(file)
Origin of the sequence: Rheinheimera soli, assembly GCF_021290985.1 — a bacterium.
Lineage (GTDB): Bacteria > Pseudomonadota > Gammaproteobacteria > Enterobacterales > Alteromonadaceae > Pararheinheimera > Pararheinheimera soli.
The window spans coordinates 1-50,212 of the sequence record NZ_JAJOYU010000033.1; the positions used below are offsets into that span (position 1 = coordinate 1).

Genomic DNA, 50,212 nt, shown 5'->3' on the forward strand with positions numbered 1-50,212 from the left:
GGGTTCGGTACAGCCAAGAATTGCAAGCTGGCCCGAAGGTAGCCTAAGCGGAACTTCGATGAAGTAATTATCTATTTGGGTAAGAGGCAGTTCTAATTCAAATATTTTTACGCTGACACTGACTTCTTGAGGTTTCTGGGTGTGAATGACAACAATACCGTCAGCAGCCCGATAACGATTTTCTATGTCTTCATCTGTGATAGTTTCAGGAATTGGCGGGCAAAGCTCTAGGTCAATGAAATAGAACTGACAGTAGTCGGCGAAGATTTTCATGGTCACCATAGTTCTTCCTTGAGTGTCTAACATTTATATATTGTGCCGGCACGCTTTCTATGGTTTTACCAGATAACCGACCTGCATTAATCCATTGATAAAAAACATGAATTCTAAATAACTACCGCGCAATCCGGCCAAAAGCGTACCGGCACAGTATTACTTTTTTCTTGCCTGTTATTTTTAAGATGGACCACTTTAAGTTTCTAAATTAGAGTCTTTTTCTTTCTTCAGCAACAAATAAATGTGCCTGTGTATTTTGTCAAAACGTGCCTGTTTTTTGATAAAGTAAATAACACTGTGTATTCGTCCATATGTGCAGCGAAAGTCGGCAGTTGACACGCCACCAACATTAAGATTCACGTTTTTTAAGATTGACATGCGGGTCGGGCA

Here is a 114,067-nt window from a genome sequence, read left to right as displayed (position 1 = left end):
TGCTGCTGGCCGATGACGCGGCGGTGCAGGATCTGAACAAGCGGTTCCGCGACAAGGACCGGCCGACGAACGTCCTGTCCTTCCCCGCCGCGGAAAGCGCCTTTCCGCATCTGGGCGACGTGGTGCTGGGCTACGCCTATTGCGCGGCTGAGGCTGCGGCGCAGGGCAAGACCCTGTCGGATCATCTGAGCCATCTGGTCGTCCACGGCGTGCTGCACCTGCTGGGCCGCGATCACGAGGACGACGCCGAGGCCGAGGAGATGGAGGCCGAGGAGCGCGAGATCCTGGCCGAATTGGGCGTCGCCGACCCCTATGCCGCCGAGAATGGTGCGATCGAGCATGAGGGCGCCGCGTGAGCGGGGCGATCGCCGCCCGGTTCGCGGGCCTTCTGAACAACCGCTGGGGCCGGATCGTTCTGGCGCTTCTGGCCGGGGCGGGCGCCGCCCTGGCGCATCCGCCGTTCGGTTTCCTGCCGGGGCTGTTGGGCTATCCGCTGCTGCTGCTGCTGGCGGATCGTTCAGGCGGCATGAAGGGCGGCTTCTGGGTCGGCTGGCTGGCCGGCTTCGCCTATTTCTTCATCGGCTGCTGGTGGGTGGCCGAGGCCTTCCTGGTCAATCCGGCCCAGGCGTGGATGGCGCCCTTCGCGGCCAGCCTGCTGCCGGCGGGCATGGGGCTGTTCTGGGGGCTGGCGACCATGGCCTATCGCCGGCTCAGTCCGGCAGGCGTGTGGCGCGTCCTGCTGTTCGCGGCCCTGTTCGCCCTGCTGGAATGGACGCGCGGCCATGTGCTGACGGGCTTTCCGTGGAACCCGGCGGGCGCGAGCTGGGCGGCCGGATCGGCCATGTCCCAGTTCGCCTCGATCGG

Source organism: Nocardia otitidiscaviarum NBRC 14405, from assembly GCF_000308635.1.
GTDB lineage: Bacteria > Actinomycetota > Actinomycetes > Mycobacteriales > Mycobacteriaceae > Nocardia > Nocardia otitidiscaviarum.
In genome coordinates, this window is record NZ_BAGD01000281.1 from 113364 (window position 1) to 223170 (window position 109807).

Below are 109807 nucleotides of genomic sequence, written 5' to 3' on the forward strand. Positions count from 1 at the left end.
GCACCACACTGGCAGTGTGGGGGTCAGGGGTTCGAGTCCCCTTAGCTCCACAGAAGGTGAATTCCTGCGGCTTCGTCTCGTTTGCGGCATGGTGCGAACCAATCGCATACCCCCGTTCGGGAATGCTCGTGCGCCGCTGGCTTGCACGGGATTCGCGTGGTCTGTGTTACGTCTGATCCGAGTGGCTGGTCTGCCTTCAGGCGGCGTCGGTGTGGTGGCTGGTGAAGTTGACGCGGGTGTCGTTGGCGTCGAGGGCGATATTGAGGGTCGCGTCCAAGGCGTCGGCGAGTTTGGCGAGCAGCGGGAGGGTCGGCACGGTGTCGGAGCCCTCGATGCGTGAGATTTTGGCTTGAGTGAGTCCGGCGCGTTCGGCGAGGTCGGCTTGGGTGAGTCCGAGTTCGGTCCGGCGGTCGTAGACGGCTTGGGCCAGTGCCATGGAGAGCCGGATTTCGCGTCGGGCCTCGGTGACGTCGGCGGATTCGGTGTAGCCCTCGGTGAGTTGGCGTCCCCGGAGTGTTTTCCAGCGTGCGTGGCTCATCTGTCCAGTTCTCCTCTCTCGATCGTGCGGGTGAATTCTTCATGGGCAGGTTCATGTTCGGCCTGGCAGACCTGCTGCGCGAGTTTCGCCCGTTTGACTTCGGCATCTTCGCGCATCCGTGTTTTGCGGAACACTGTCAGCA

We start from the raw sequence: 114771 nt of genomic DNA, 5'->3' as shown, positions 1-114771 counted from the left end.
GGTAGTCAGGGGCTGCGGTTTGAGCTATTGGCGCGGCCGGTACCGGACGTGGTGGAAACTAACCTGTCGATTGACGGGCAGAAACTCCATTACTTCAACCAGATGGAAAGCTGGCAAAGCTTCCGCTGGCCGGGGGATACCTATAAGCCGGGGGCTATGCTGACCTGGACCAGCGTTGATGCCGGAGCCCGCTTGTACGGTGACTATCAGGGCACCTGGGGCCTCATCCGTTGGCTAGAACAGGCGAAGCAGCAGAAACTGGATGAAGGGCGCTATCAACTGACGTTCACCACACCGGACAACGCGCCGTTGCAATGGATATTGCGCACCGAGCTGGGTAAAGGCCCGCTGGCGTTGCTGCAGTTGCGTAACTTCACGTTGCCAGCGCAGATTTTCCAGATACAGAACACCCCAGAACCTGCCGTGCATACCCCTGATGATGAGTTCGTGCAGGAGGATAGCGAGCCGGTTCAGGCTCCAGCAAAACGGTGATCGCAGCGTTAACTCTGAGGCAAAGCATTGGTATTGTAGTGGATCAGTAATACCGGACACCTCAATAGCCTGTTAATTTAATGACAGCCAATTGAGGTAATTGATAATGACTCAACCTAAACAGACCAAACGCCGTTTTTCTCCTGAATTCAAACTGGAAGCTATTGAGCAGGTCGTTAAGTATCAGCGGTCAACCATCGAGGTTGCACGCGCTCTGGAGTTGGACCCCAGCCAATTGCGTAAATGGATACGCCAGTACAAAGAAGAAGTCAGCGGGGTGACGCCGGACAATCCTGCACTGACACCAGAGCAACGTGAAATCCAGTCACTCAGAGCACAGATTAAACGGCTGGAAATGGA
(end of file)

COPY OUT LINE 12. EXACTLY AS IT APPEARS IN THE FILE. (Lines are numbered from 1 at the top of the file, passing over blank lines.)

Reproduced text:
GCACCACACTGGCAGTGTGGGGGTCAGGGGTTCGAGTCCCCTTAGCTCCACAGAAGGTGAATTCCTGCGGCTTCGTCTCGTTTGCGGCATGGTGCGAACCAATCGCATACCCCCGTTCGGGAATGCTCGTGCGCCGCTGGCTTGCACGGGATTCGCGTGGTCTGTGTTACGTCTGATCCGAGTGGCTGGTCTGCCTTCAGGCGGCGTCGGTGTGGTGGCTGGTGAAGTTGACGCGGGTGTCGTTGGCGTCGAGGGCGATATTGAGGGTCGCGTCCAAGGCGTCGGCGAGTTTGGCGAGCAGCGGGAGGGTCGGCACGGTGTCGGAGCCCTCGATGCGTGAGATTTTGGCTTGAGTGAGTCCGGCGCGTTCGGCGAGGTCGGCTTGGGTGAGTCCGAGTTCGGTCCGGCGGTCGTAGACGGCTTGGGCCAGTGCCATGGAGAGCCGGATTTCGCGTCGGGCCTCGGTGACGTCGGCGGATTCGGTGTAGCCCTCGGTGAGTTGGCGTCCCCGGAGTGTTTTCCAGCGTGCGTGGCTCATCTGTCCAGTTCTCCTCTCTCGATCGTGCGGGTGAATTCTTCATGGGCAGGTTCATGTTCGGCCTGGCAGACCTGCTGCGCGAGTTTCGCCCGTTTGACTTCGGCATCTTCGCGCATCCGTGTTTTGCGGAACACTGTCAGCA